The City & The City: Artwork by London Writers
Wood Street Galleries
(Pittsburgh, Sept – Dec 2012)
This first of its kind exhibition of new-media and installation work by British-based writers in Pittsburgh was guest curated by Justin Hopper. Each of the artists who exhibited are well-regarded visual and conceptual artists, whilst probably best known for their literary outputs, which range from creative non fiction (Iain Sinclair, Rachel Lichtenstein) criticism (Sukhdev Sandhu) to novels (Tom McCarthy) and poetry (Caroline Bergvall).
Rachel Lichtenstein’s work in this exhibition revolved around her book, Diamond Street (Hamish Hamilton, 2012), which focuses on the historically Jewish diamond merchants street Hatton Garden. Her mixed media work examined the working life of the deeply private community of diamond and jewellery dealers who operate in this hidden quarter of the city, often behind closed doors. Lichtenstein’s installation consisted of a collection of found and fabricated objects related to her research. Century-old tools from the desks of jewellers were displayed in small, internally lit cases, accompanied by a ghostly soundtrack of an interview with a now-deceased diamond-cutter.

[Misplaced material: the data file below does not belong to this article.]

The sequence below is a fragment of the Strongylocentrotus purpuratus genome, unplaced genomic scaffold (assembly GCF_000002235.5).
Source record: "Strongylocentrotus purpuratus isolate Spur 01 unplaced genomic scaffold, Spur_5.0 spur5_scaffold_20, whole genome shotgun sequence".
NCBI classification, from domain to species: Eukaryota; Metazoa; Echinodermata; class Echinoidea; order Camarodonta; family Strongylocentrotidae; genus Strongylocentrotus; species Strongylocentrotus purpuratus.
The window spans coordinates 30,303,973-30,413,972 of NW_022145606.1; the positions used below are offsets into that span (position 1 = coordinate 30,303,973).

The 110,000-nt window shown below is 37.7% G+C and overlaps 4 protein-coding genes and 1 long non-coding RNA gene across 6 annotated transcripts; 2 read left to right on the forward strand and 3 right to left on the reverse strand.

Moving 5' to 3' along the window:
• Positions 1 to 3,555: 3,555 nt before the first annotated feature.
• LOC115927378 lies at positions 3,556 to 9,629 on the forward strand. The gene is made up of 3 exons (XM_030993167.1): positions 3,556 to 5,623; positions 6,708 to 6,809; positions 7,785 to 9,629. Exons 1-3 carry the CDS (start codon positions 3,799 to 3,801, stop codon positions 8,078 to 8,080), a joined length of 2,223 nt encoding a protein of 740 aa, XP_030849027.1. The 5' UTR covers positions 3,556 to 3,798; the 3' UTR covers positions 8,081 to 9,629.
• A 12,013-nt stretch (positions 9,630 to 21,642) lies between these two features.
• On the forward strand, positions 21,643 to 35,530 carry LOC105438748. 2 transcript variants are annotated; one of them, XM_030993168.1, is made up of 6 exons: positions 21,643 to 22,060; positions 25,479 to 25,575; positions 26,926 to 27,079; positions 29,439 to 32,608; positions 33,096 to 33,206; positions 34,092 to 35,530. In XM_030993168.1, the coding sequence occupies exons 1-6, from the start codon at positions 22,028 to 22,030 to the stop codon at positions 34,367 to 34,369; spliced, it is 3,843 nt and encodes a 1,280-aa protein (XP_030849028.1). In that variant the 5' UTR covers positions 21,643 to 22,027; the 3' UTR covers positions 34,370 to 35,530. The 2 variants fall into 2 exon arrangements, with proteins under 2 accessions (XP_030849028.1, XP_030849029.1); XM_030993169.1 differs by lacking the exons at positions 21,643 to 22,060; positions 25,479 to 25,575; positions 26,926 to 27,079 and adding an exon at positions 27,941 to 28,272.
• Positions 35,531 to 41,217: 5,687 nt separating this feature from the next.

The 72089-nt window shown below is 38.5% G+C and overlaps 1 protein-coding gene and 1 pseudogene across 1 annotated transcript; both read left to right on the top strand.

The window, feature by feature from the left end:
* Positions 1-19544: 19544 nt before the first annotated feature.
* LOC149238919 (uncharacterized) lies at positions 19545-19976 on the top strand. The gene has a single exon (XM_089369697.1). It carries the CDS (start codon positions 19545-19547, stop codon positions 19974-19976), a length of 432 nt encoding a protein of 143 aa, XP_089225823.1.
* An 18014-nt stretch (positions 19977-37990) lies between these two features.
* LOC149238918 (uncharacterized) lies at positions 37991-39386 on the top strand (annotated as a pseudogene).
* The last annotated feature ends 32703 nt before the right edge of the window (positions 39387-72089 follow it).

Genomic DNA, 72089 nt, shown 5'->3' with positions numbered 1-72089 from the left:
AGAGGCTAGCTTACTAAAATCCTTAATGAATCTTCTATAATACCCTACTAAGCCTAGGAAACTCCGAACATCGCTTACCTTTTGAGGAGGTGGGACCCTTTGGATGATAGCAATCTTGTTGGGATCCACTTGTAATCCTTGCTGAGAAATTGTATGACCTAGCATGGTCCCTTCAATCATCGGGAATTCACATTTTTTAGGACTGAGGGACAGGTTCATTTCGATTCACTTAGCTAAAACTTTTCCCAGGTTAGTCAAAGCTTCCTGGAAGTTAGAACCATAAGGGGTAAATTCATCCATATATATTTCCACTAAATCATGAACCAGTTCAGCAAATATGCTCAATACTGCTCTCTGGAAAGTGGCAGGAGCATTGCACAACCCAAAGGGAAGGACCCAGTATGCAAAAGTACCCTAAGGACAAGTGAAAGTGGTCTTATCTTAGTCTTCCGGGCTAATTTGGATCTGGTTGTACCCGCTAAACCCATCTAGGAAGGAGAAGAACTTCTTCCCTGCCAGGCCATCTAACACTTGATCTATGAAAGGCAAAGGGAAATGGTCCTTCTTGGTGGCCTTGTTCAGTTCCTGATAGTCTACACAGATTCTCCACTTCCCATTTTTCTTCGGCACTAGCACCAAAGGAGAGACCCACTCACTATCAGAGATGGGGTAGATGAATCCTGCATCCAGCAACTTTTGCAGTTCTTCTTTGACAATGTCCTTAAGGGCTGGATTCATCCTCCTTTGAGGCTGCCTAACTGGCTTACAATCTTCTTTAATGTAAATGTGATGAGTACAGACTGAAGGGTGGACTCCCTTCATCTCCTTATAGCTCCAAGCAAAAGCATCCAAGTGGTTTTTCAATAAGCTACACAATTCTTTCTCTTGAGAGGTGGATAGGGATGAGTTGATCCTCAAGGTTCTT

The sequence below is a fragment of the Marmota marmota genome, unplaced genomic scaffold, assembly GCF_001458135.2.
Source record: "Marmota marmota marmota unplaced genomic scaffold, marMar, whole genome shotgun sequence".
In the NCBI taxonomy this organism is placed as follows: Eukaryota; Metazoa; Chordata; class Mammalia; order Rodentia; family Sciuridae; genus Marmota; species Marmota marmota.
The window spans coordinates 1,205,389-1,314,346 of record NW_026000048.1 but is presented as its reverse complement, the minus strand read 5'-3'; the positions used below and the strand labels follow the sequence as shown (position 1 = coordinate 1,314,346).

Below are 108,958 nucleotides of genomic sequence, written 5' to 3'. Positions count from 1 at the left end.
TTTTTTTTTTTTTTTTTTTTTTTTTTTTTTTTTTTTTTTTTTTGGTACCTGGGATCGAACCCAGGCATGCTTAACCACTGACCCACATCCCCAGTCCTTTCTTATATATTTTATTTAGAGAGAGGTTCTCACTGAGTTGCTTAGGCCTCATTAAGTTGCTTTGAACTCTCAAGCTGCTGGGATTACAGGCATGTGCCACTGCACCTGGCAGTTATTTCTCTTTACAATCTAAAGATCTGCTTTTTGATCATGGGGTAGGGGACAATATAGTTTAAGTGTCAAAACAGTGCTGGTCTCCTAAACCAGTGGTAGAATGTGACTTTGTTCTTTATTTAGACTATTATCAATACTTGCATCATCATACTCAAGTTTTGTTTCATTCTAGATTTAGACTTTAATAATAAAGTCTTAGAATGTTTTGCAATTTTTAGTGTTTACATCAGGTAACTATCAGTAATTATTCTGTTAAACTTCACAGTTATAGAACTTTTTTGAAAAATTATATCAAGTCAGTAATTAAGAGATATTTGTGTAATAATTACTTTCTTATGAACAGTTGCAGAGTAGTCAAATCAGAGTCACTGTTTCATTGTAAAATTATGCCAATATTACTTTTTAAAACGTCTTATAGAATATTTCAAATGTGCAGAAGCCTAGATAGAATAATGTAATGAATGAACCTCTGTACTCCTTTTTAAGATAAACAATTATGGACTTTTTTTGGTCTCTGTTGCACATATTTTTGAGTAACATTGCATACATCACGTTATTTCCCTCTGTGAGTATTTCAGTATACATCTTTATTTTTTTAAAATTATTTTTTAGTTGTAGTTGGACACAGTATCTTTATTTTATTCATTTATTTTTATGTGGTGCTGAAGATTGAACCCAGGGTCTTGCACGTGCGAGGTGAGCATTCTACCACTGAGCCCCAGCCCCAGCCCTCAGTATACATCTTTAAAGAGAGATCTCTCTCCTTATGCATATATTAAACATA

Excerpt of interview with Dave Harris
- 'For experimental artists and authors Sukhdev Sandhu, Rod Dickinson, Tom McCarthy, and Rachel Lichtenstein, among others, London is a shared hometown through which they project their respective examinations of a modern city and varying ways to look at a single place through language and art... The artists challenge viewers to consider a world beyond the confines of their immediate environments, assessing the present in light of historical trends and alternate realities.'The Tartan
- 'Lichtenstein’s “Sight Unseen” is probably the most tangible avenue for historical analysis and the relationship between past and present... Her representation of London is concrete; for her, it is a city built upon the endeavors of the industrialists that lived and worked in relative obscurity. In this way, Lichtenstein reveals a notion of a city within a city through the presentation of layers upon layers of historical objects and oral histories.'The Pittsburgh Gazette